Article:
MACKENZIE'S COTTAGE: Part 4 (for parts 1,2 & 3 scroll down)
The storm seemed a lot worse in the wood; a continuous roar was coming from the trees, and bits of old twigs and grit swirled all around us.
"Which way?" I yelled back over my shoulder.
"Not sure." Johnny yelled back.
I stopped in my tracks. Dead.
Johnny collided into my back. Marty into Johnny.
I turned round to face them. To face Johnny.
"What do you mean?...not sure."
"I mean, I'm not sure. I've not been in here anymore than you have...but it must be that way," he pointed off to the right. "I'm certain the orchard's over there someplace."
Marty had been standing beside us, rubbing his brow where he had banged it hard against the back of Johnny's head. He stepped forward. "I don't think that's right Johnny," he said. "I think the orchard is more that way." He pointed to the left.
"Great." I said.
Lightning flashed, for a few seconds the trees around us stood out in bright sharp-edged relief before skulking back into the darkness. Johnny's eyes grew wide and he said something, but the words were lost in the loud clap of thunder that cracked above our heads.
I followed his gaze.
At first I could see nothing, the wind was blowing the dust into my eyes, blurring my vision.
Then I saw it.
It sat in the middle of a small clearing: more of a shack than a cottage really. Its walls were crafted from wood. Black roofing-felt, ripped from its fastenings, flapped at the guttering. Dull windows: broken and dirty. The front door lay flat on the ground, torn from its hinges.
I heard a sharp intake of breath beside me. Marty.
That's when the rain decided to fall. Huge drenching drops, ice cold. Drops as big as fifty-pence pieces and just as hard. Before we could blink more than twice the three of us were soaked from head to toe. My tee-shirt clung to me like an extra layer of skin and my jeans tightened up around my legs.
"Cosmic." I muttered. So much for beating the storm home.
Johnny turned to face me.
"There's only one thing to do," he shouted over the howl of the wind. "Shelter in the cottage 'til the storm dies down."
I shook my head. "Uh huh! No way Johnny. No frigging way." But I might as well have saved my breath, Johnny didn't even wait for an answer. He darted off across the clearing and the next second was swallowed up by the dark gaping doorway.
I turned to Marty.
He glanced at me, glanced at the cottage, shrugged, and followed Johnny, leaving me standing on my own in the wind and rain. Surrounded by the roaring trees. Roaring trees that at any moment might vomit up the shuffling hump-backed ghost of Algernon Mackenzie. His one good eye fixed on my face.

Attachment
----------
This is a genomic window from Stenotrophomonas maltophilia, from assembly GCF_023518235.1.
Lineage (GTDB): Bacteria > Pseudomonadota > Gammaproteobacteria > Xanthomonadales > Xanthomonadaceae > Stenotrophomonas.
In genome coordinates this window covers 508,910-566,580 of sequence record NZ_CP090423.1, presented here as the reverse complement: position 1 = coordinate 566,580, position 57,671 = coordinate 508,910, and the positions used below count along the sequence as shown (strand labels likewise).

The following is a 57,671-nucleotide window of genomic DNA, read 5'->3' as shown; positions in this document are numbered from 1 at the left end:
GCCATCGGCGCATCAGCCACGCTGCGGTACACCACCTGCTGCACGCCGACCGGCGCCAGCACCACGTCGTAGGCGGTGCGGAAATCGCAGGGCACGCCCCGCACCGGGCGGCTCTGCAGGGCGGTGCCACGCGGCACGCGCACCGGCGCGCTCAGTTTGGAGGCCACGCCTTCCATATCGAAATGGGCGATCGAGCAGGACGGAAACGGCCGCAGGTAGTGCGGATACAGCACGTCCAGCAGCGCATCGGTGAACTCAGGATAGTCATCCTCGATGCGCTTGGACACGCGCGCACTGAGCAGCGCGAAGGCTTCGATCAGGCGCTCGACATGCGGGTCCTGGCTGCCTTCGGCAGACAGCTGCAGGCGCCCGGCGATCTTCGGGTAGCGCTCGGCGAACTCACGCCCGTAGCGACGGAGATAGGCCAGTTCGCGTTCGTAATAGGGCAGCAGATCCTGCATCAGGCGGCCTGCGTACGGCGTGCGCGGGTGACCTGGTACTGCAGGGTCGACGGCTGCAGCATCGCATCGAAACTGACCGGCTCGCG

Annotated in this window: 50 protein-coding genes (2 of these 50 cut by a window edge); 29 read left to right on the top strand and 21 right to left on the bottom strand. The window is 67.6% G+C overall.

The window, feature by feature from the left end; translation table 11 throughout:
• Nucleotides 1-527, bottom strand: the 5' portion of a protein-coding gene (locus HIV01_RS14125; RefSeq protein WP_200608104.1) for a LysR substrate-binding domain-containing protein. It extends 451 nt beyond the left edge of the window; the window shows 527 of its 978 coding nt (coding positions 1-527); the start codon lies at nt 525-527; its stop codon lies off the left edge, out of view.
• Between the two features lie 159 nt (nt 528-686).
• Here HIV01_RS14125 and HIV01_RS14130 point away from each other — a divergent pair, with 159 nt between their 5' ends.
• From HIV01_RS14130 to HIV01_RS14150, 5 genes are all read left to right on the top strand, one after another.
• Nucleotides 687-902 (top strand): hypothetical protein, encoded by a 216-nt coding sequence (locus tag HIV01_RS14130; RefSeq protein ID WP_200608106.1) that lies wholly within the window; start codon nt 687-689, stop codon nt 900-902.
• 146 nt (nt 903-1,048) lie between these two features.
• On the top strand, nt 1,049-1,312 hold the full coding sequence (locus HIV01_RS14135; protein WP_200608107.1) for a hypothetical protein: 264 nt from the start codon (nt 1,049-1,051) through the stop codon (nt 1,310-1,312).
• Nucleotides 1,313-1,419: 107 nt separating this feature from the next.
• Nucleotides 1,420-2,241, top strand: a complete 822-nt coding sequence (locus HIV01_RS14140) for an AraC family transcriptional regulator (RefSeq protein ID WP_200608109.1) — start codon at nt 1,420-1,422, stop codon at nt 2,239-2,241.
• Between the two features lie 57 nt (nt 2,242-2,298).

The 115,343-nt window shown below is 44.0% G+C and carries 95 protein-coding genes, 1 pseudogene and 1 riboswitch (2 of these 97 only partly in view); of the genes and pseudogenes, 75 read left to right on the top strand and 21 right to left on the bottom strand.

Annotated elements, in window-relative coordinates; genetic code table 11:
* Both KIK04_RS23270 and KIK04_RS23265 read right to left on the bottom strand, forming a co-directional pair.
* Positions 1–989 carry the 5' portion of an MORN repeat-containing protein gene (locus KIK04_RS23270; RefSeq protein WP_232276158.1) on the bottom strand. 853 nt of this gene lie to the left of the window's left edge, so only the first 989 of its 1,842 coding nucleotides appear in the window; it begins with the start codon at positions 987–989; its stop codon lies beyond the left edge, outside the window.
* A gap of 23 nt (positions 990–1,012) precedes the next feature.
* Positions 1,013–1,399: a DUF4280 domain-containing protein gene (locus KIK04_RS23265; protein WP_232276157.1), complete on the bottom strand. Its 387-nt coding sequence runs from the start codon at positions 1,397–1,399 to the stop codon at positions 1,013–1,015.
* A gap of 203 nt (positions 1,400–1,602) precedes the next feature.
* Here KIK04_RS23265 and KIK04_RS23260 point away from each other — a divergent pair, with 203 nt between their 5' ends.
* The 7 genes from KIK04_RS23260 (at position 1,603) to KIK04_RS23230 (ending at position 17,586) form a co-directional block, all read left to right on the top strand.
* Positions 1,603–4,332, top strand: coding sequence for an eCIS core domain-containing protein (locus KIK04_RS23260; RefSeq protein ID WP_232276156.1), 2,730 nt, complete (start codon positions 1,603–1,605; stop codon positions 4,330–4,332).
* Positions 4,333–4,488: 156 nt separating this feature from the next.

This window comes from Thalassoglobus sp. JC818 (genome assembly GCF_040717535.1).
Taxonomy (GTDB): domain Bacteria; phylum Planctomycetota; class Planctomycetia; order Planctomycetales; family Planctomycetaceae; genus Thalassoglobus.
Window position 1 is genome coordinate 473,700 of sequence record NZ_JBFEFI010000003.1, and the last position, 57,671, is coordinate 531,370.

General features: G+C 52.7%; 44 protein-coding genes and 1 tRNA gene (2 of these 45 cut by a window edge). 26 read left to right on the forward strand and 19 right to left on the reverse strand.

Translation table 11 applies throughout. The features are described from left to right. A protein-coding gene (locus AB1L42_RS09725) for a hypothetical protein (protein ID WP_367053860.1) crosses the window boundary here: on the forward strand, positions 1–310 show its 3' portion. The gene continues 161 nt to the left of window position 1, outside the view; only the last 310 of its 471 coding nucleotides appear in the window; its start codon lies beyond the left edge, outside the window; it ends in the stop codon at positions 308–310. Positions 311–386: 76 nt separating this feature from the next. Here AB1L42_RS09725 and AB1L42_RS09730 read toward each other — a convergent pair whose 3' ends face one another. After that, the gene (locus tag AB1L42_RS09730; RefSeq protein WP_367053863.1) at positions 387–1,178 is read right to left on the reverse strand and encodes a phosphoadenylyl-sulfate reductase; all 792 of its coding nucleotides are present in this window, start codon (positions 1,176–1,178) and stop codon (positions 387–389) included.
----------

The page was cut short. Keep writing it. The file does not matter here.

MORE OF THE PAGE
I bolted, my feet hardly touching the ground. As I burst in over the threshold, Johhny grinned. He was leaning against the wall beside the door, smoking the last of our cigarettes. "Nice of you to join us," he said. Smug.
"I do not think this is a good idea." I scanned the dim passage. "Not a good idea at all."
Marty was sitting on the small narrow staircase directly opposite the doorway. Shivering. Green eyes wide in his pale face, ginger hair plastered to his scalp. He looked as edgy as I felt.
"Aw, come on Pete," said Johnny. "We'd have got soaked if we'd stayed out there."
I gave a sharp derogative laugh. "Oh? Right? Like we're not already?" I tugged my sodden tee-shirt away from my chest and then let it go again. It slapped back against my skin with a cold squelching sound. I walked across to Marty.
"Budge over." I said.
Marty bum-shuffled up a couple of steps and I sat down in his place; three stairs up from the bottom, my feet resting on the first tread.
Over by the door Johnny was staring out at the storm. I noticed the container of bait he had been carrying tossed to the floor. The lid had come off and a few of the ragworm had crawled out. They pooled together in a writhing heap on the bare boards. One or two fell through a knothole into the darkness beneath. But no, that wasn't right. They weren't falling. They were being sucked in, much as someone would suck in spaghetti. I frowned.
Lightning flashed. Thunder cracked. With it came the ear-splitting scream of splintering timber. A tree must have been struck and felled. I covered my ears with my hands as the noise swelled to an unbearable crescendo. The step I was sitting on began to vibrate and I realised that the sound wasn't coming from outside at all.
It was coming from inside the cottage.
TO BE CONTINUED....